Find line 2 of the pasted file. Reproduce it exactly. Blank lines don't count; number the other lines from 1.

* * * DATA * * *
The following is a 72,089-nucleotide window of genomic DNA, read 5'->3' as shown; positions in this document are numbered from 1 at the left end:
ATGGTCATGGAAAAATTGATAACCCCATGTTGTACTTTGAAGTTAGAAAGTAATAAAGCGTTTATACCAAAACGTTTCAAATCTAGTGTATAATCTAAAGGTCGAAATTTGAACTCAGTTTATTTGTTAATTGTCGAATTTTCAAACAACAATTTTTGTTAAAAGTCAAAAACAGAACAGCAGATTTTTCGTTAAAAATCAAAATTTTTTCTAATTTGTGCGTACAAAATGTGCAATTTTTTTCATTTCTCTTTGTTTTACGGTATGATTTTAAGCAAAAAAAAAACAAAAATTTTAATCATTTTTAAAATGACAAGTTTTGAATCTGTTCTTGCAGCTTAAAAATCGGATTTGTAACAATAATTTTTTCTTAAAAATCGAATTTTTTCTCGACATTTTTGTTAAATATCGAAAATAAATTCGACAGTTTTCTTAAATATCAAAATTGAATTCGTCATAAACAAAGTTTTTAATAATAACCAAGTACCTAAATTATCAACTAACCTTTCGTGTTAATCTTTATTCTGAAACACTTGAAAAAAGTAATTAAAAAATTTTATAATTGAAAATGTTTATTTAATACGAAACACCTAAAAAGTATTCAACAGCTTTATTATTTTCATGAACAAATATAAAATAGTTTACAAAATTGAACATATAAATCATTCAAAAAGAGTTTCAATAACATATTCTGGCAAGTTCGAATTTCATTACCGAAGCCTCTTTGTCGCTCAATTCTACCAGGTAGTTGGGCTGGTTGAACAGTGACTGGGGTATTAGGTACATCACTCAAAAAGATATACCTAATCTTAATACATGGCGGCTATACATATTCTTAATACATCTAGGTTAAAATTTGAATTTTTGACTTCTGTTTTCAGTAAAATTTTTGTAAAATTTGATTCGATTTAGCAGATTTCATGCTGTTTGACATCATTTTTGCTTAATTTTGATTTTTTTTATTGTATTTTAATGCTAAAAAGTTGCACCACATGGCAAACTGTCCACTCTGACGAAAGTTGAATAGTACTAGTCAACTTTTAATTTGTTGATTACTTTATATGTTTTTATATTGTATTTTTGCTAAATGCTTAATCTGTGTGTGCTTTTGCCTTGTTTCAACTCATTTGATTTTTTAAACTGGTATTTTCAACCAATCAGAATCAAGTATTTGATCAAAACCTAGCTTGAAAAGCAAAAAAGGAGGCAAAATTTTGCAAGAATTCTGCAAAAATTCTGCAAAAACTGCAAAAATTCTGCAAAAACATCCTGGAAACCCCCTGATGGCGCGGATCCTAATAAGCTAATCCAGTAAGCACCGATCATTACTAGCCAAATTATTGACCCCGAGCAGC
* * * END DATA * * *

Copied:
ATGGTCATGGAAAAATTGATAACCCCATGTTGTACTTTGAAGTTAGAAAGTAATAAAGCGTTTATACCAAAACGTTTCAAATCTAGTGTATAATCTAAAGGTCGAAATTTGAACTCAGTTTATTTGTTAATTGTCGAATTTTCAAACAACAATTTTTGTTAAAAGTCAAAAACAGAACAGCAGATTTTTCGTTAAAAATCAAAATTTTTTCTAATTTGTGCGTACAAAATGTGCAATTTTTTTCATTTCTCTTTGTTTTACGGTATGATTTTAAGCAAAAAAAAAACAAAAATTTTAATCATTTTTAAAATGACAAGTTTTGAATCTGTTCTTGCAGCTTAAAAATCGGATTTGTAACAATAATTTTTTCTTAAAAATCGAATTTTTTCTCGACATTTTTGTTAAATATCGAAAATAAATTCGACAGTTTTCTTAAATATCAAAATTGAATTCGTCATAAACAAAGTTTTTAATAATAACCAAGTACCTAAATTATCAACTAACCTTTCGTGTTAATCTTTATTCTGAAACACTTGAAAAAAGTAATTAAAAAATTTTATAATTGAAAATGTTTATTTAATACGAAACACCTAAAAAGTATTCAACAGCTTTATTATTTTCATGAACAAATATAAAATAGTTTACAAAATTGAACATATAAATCATTCAAAAAGAGTTTCAATAACATATTCTGGCAAGTTCGAATTTCATTACCGAAGCCTCTTTGTCGCTCAATTCTACCAGGTAGTTGGGCTGGTTGAACAGTGACTGGGGTATTAGGTACATCACTCAAAAAGATATACCTAATCTTAATACATGGCGGCTATACATATTCTTAATACATCTAGGTTAAAATTTGAATTTTTGACTTCTGTTTTCAGTAAAATTTTTGTAAAATTTGATTCGATTTAGCAGATTTCATGCTGTTTGACATCATTTTTGCTTAATTTTGATTTTTTTTATTGTATTTTAATGCTAAAAAGTTGCACCACATGGCAAACTGTCCACTCTGACGAAAGTTGAATAGTACTAGTCAACTTTTAATTTGTTGATTACTTTATATGTTTTTATATTGTATTTTTGCTAAATGCTTAATCTGTGTGTGCTTTTGCCTTGTTTCAACTCATTTGATTTTTTAAACTGGTATTTTCAACCAATCAGAATCAAGTATTTGATCAAAACCTAGCTTGAAAAGCAAAAAAGGAGGCAAAATTTTGCAAGAATTCTGCAAAAATTCTGCAAAAACTGCAAAAATTCTGCAAAAACATCCTGGAAACCCCCTGATGGCGCGGATCCTAATAAGCTAATCCAGTAAGCACCGATCATTACTAGCCAAATTATTGACCCCGAGCAGC